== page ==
Artisanal cannabis products with high ratios of CBD:THC soon became available across many countries and states. Users obtained products from local growers, government dispensaries, and Internet purchase (including Charlotte’s Web). Public interest in CBD products was partly based on the belief that “natural” products may be safer with fewer adverse effects than conventional ASDs. However, lack of regulatory measures resulted in insufficient quality control of artisanal preparations. Laboratory analyses showed that most products had significantly different contents of individual cannabinoids compared with their marketing label,6 and reports emerged of children with TRE presenting to medical attention with signs of THC toxicity.5
Despite the growing ubiquity of cannabis, quality scientific evidence was lacking and no reliable conclusion could be drawn about the safety or efficacy of cannabis products.7 The Epilepsy Foundation released a statement in 2014 affirming its support for the rights of patients and families in the use of medical marijuana.8 In response, the American Epilepsy Society recommended caution and stressed the risk-to-benefit ratio did not yet support the use of marijuana for epilepsy treatment.9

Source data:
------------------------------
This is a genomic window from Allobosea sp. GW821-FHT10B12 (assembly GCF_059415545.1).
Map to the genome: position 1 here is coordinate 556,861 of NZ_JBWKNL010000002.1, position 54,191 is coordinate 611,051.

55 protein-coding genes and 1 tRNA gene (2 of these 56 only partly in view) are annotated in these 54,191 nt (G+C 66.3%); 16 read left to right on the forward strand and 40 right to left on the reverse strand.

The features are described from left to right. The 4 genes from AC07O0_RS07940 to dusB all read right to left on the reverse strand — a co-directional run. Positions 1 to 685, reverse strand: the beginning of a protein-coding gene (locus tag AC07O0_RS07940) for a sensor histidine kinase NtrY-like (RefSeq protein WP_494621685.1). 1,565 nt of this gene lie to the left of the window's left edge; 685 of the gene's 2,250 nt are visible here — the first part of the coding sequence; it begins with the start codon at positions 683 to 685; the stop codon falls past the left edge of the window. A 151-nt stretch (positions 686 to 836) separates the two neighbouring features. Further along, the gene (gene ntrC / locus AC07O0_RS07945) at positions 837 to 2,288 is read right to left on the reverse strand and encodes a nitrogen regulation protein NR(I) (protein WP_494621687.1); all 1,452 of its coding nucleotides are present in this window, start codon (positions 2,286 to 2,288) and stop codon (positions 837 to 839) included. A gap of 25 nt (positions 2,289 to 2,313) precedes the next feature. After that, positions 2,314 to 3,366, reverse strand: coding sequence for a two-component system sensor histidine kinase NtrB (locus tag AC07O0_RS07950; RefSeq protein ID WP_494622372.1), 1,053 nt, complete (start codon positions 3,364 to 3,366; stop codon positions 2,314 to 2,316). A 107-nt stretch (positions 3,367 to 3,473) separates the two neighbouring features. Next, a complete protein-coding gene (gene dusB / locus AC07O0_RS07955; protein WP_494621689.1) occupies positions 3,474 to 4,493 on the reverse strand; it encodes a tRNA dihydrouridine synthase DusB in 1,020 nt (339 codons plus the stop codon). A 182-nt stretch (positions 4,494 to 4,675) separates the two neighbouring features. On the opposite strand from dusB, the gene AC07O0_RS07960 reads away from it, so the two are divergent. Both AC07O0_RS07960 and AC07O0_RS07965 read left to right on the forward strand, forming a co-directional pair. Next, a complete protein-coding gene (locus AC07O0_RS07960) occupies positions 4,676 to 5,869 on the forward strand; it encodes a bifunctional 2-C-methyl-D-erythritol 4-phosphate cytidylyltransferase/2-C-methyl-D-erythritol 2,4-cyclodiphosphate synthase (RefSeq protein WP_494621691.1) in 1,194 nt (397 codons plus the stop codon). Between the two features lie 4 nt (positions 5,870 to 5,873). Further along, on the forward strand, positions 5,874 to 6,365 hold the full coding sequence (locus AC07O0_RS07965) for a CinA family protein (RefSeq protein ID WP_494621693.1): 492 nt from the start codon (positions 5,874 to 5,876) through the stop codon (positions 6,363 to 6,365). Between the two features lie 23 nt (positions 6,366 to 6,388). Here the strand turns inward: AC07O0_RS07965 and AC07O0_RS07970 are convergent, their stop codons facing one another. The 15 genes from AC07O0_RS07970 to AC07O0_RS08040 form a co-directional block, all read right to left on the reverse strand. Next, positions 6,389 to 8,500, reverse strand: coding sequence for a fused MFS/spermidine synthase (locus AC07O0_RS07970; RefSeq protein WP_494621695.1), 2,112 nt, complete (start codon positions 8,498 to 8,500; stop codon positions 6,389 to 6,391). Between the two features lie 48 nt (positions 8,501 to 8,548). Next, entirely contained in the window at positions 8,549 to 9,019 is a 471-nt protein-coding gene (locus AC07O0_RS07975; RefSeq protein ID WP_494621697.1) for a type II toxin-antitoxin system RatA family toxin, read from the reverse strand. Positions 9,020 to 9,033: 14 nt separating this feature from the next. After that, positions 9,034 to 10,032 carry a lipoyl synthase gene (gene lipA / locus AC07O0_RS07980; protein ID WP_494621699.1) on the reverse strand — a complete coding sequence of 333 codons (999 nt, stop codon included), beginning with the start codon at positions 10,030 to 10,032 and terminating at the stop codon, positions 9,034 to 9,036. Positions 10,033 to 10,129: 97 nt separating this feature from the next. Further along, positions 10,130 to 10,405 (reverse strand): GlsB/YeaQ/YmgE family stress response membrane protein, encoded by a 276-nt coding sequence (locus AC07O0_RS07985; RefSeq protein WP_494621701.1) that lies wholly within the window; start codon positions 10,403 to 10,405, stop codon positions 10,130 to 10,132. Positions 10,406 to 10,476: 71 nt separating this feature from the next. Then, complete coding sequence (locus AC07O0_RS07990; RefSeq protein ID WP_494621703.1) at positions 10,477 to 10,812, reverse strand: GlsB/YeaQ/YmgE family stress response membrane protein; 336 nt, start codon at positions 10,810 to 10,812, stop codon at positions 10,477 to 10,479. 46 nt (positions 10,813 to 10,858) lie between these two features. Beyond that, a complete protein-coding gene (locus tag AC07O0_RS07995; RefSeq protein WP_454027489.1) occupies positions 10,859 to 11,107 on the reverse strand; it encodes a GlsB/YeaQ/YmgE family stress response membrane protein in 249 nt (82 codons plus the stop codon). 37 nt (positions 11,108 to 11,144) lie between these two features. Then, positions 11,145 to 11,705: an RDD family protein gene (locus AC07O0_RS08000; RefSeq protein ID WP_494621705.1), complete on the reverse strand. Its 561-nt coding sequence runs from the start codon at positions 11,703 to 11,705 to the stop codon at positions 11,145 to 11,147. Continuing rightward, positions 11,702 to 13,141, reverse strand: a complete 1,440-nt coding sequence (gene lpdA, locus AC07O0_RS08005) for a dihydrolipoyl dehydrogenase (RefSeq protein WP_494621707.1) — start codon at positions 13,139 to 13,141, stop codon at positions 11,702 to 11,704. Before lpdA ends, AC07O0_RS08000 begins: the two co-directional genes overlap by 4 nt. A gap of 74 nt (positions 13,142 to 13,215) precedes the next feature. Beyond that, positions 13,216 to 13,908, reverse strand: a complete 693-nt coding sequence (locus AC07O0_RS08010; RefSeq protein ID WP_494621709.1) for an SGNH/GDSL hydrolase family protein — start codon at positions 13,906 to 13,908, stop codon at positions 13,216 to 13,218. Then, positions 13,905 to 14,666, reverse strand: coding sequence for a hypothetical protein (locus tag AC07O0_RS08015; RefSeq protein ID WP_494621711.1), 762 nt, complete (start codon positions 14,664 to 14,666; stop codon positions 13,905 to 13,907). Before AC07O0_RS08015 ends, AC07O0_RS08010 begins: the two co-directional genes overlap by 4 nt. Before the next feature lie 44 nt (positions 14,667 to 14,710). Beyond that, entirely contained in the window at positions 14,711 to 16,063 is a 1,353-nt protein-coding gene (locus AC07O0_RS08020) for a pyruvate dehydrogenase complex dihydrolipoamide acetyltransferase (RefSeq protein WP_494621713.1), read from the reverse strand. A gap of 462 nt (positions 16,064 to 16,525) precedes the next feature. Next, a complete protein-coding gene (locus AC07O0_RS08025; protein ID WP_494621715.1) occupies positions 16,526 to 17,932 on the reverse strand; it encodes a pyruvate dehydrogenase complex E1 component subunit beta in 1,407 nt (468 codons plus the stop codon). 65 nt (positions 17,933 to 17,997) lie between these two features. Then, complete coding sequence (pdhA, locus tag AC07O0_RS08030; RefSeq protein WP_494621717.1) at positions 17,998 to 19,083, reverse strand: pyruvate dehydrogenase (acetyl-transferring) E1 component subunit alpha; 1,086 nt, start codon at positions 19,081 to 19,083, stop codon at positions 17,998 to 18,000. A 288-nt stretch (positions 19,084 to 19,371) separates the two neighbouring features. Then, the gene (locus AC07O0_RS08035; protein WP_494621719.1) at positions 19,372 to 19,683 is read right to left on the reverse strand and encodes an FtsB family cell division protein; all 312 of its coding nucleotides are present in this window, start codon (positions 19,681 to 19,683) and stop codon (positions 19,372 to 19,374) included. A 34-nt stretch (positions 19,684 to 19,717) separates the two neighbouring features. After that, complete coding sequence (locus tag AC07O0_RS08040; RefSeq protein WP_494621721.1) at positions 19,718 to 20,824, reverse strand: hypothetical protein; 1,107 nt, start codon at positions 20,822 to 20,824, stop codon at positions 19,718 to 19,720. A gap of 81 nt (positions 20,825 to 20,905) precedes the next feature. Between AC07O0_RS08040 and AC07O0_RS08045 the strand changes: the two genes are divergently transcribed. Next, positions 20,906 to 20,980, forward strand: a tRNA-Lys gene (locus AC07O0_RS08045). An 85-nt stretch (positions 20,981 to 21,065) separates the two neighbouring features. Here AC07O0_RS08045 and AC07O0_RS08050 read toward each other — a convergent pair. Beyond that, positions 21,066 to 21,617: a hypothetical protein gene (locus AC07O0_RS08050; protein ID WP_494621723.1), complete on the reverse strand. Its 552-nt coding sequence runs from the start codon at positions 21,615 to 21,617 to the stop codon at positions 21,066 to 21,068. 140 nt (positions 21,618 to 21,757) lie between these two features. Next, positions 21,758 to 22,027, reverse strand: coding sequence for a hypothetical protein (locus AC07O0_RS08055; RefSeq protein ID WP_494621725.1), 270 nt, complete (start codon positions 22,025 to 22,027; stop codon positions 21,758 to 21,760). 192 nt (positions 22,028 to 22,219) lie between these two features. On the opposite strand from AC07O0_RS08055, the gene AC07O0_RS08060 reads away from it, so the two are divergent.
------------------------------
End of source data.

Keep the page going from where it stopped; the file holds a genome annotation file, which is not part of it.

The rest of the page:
In recent years, results from the first few randomized controlled trials (RCTs) on the safety and efficacy of CBD use for epilepsy have been published. Pharmaceutical-grade purified CBD solution (Epidiolex [CBD]; GW Pharmaceuticals, Cambridge, United Kingdom) was supplied to clinical investigators at trial sites throughout the United States and Europe. Across 3 RCTs in patients with DS10 and Lennox-Gastaut syndrome (LGS),11,12 patients taking adjunctive CBD showed significantly reduced seizure frequency compared with placebo. Moreover, some patients taking CBD achieved seizure freedom despite having failed numerous previous ASDs and taking 2 to 3 ASDs at the time of the trial.